The reference ranges provided here represent a theoretical guideline that should not be used to interpret your test results. Some variation is likely between these numbers and the reference range reported by the lab that ran your test. Please consult your doctor. For more information on reference ranges, please read Reference Ranges and What They Mean.
|Age/Gender||Conventional Units2||SI Units3|
|0-18 years||Not available due to wide variability. See child's lab report for reference range.|
|Male||0.9 - 1.3 mg/dL||80 - 115 µmol/L|
|Female||0.6 - 1.1 mg/dL||53 - 97 µmol/L|
|Male||0.8 - 1.3 mg/dL||71 - 115 µmol/L|
|Female||0.6 - 1.2 mg/dL||53 - 106 µmol/L|
1 from Tietz Textbook of Clinical Chemistry and Molecular Diagnostics. Burtis CA, Ashwood ER, Bruns DE, eds. 5th edition, St. Louis: Elsevier Saunders; 2011.
2 Conventional Units are typically used for reporting results in U.S. labs
3 SI Units are used to report lab results outside of the U.S.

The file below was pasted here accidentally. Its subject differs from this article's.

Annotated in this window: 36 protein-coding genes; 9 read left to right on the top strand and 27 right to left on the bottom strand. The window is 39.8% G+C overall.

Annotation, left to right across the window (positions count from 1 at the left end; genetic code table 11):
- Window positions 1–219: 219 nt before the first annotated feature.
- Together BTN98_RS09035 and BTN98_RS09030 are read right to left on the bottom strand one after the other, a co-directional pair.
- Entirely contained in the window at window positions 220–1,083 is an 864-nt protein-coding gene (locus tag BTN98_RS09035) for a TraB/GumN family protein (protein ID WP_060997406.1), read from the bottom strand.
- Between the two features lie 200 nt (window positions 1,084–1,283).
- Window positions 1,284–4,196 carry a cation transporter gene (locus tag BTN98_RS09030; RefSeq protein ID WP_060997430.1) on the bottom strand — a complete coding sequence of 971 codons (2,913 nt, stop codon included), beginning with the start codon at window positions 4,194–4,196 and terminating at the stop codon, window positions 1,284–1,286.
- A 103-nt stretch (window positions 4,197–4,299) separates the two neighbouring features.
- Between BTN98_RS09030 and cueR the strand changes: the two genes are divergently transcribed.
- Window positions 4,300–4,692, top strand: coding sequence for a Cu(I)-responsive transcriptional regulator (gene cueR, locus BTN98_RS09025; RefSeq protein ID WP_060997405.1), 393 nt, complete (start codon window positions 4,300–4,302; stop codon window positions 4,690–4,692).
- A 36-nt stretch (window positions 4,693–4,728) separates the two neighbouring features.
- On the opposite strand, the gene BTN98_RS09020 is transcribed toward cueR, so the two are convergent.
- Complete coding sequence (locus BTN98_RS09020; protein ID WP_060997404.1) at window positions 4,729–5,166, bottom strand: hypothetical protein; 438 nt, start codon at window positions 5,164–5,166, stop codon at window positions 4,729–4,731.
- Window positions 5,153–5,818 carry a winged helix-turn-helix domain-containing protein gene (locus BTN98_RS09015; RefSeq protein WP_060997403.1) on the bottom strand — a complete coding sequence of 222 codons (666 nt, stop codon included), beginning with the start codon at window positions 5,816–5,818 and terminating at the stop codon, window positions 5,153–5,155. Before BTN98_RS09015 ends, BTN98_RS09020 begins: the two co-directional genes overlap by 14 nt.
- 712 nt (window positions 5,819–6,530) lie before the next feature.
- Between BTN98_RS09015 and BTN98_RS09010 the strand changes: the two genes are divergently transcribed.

© 2017 American Association for Clinical Chemistry, republished from Lab Tests Online.*
Descriptions of clinical laboratory tests were originally prepared for use on Lab Tests Online, an award-winning patient education website on clinical laboratory testing. Lab Tests Online is produced by the American Association for Clinical Chemistry (AACC), a global scientific and medical professional organization dedicated to clinical laboratory science and its application to healthcare. The Lab Tests Online website is developed in collaboration with other laboratory professional societies and is funded in part through corporate sponsorships.